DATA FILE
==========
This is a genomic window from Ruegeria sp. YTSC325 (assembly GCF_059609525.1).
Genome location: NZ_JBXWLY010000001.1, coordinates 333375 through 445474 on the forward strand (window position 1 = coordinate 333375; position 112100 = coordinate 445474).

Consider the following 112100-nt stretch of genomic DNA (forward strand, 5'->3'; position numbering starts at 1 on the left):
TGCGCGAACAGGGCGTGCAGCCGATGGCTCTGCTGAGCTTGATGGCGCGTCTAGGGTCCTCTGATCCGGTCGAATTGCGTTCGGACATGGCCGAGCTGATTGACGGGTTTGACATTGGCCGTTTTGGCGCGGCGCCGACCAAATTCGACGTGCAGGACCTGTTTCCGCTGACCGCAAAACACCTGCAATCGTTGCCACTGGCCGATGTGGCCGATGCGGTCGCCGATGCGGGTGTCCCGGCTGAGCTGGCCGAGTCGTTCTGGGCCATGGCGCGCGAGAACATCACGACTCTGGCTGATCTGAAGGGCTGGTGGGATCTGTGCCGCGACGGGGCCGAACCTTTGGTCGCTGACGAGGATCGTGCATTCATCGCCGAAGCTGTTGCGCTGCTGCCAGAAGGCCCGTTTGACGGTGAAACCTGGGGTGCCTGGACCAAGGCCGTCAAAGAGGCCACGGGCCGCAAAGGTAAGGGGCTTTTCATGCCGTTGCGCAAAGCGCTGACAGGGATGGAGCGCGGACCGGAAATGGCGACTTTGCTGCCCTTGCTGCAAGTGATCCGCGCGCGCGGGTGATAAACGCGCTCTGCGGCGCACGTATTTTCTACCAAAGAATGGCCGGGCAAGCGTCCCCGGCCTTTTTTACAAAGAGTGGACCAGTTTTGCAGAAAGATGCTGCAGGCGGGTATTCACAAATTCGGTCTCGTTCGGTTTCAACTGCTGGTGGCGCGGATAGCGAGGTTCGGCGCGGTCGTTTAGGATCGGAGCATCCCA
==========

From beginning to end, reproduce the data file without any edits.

This is a genomic window from Ruegeria sp. YTSC325 (assembly GCF_059609525.1).
Genome location: NZ_JBXWLY010000001.1, coordinates 333375 through 445474 on the forward strand (window position 1 = coordinate 333375; position 112100 = coordinate 445474).

Consider the following 112100-nt stretch of genomic DNA (forward strand, 5'->3'; position numbering starts at 1 on the left):
TGCGCGAACAGGGCGTGCAGCCGATGGCTCTGCTGAGCTTGATGGCGCGTCTAGGGTCCTCTGATCCGGTCGAATTGCGTTCGGACATGGCCGAGCTGATTGACGGGTTTGACATTGGCCGTTTTGGCGCGGCGCCGACCAAATTCGACGTGCAGGACCTGTTTCCGCTGACCGCAAAACACCTGCAATCGTTGCCACTGGCCGATGTGGCCGATGCGGTCGCCGATGCGGGTGTCCCGGCTGAGCTGGCCGAGTCGTTCTGGGCCATGGCGCGCGAGAACATCACGACTCTGGCTGATCTGAAGGGCTGGTGGGATCTGTGCCGCGACGGGGCCGAACCTTTGGTCGCTGACGAGGATCGTGCATTCATCGCCGAAGCTGTTGCGCTGCTGCCAGAAGGCCCGTTTGACGGTGAAACCTGGGGTGCCTGGACCAAGGCCGTCAAAGAGGCCACGGGCCGCAAAGGTAAGGGGCTTTTCATGCCGTTGCGCAAAGCGCTGACAGGGATGGAGCGCGGACCGGAAATGGCGACTTTGCTGCCCTTGCTGCAAGTGATCCGCGCGCGCGGGTGATAAACGCGCTCTGCGGCGCACGTATTTTCTACCAAAGAATGGCCGGGCAAGCGTCCCCGGCCTTTTTTACAAAGAGTGGACCAGTTTTGCAGAAAGATGCTGCAGGCGGGTATTCACAAATTCGGTCTCGTTCGGTTTCAACTGCTGGTGGCGCGGATAGCGAGGTTCGGCGCGGTCGTTTAGGATCGGAGCATCCCA